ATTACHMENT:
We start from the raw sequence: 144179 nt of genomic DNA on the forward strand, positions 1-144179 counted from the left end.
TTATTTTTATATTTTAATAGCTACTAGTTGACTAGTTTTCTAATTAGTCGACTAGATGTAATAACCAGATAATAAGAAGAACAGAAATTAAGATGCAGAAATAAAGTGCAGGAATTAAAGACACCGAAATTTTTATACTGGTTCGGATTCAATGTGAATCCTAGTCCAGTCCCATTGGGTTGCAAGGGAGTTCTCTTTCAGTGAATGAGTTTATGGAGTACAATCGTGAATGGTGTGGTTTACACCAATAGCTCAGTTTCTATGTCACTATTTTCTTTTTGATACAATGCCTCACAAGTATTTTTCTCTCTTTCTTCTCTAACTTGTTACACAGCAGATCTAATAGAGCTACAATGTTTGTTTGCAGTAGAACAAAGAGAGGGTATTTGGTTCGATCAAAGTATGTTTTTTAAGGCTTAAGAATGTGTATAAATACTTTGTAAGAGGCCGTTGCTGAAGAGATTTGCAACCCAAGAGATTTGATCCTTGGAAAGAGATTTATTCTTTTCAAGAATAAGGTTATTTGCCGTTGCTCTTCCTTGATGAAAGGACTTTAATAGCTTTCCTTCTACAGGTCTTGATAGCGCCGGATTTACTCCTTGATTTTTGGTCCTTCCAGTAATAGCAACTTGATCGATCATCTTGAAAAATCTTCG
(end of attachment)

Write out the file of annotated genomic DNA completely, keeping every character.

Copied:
We start from the raw sequence: 144179 nt of genomic DNA on the forward strand, positions 1-144179 counted from the left end.
TTATTTTTATATTTTAATAGCTACTAGTTGACTAGTTTTCTAATTAGTCGACTAGATGTAATAACCAGATAATAAGAAGAACAGAAATTAAGATGCAGAAATAAAGTGCAGGAATTAAAGACACCGAAATTTTTATACTGGTTCGGATTCAATGTGAATCCTAGTCCAGTCCCATTGGGTTGCAAGGGAGTTCTCTTTCAGTGAATGAGTTTATGGAGTACAATCGTGAATGGTGTGGTTTACACCAATAGCTCAGTTTCTATGTCACTATTTTCTTTTTGATACAATGCCTCACAAGTATTTTTCTCTCTTTCTTCTCTAACTTGTTACACAGCAGATCTAATAGAGCTACAATGTTTGTTTGCAGTAGAACAAAGAGAGGGTATTTGGTTCGATCAAAGTATGTTTTTTAAGGCTTAAGAATGTGTATAAATACTTTGTAAGAGGCCGTTGCTGAAGAGATTTGCAACCCAAGAGATTTGATCCTTGGAAAGAGATTTATTCTTTTCAAGAATAAGGTTATTTGCCGTTGCTCTTCCTTGATGAAAGGACTTTAATAGCTTTCCTTCTACAGGTCTTGATAGCGCCGGATTTACTCCTTGATTTTTGGTCCTTCCAGTAATAGCAACTTGATCGATCATCTTGAAAAATCTTCG